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In Syria, everyday, YouTubers film then die; others kill then film. In Paris, driven by my inexhaustible love for Syria, I find that I can only film the sky and edit the footage posted. From within the tension between my estrangement in France and the revolution, an encounter happened. A young Kurdish woman from Homs began to chat with me, asking: 'If your camera were here, in Homs, what would you be filming?'. Silvered Water is the story of that encounter.Written by
A powerfully, grisly but very messy documentary that puts the weight of the world on your shoulders.
The winner of the Best Documentary award at the London Film Festival this year, Silvered Water, Syria Self-Portrait is a document of the Syrian uprising as told via found footage from YouTube. It's a conceit borrowed from 102 Minutes That Changed America, a real-time account of 9/11 from amateur footage, but here its unafraid to show the gruesome brutality. The pixelated clips can be utterly stomach churning, shooting right in the middle of the conflict, switching between torture and battlegrounds. If The Act Of Killing had a camera during the slaughters, it would've looked and felt like this. The way they approach the editing with its abrasive music creates an unsettling atmosphere regardless of the content. It offers no history lessons, just the raw visceral destruction and anarchy. But even amongst the horrors of war, the film spares a thought for cinema, evidently the director's primary port of call. It's difficult to see art like that as anything but trivial in the face of chaos but they make a decent point about the camera being a good weapon with the exposure the Syrian uprising has had in the media.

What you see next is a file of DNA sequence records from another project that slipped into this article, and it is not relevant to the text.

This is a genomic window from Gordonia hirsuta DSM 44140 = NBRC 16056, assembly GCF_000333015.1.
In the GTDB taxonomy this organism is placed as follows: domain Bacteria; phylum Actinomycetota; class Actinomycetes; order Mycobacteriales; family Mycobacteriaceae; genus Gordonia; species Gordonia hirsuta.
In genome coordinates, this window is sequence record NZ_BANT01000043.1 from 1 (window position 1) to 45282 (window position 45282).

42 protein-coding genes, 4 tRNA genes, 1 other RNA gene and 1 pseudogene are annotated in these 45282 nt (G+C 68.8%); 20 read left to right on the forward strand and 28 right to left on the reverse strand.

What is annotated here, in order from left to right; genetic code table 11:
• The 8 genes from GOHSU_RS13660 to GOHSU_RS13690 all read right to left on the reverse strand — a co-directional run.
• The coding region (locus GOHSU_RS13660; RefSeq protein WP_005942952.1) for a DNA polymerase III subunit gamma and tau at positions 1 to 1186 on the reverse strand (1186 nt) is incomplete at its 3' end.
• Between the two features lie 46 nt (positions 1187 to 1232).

It makes you think about the impact technology and social media has had, especially as we sit here on facebook while this is happening. It constantly reminds you about facebook, leaving in the sounds of notifications and text messages. It's deliberately jarring and gut wrenching for it. That's when the narrative switches to the communication and friendship between the co- directors whilst Ossama Mohammed has escaped and Wiam Bedirxan remains in Syria. She watches the world burn while he revels in guilt. It begins a call and response structure of Hiroshima Mon Amour where Syria is their equivalent to post-WWII Hiroshima. The film significantly improves on that change of focus as he tries to argue that life has meaning. He begins analysing the images he receives as if they're intentional and artistic, perhaps almost as a defensive mechanism. Unfortunately the film is very messy in its construction with loose chapters and inter-titles that have no clear intentions. Perhaps this is the best Mohammed could do under the circumstances. If it's abstract art then it doesn't really work. It's far too in your face, but with no apologies.Silvered Water, Syria Self-Portrait captures the utter hopelessness of what's going on in the world today, with a touch of a slim hope that cinema can help. It's certainly a powerful doc that puts the world on your shoulders.
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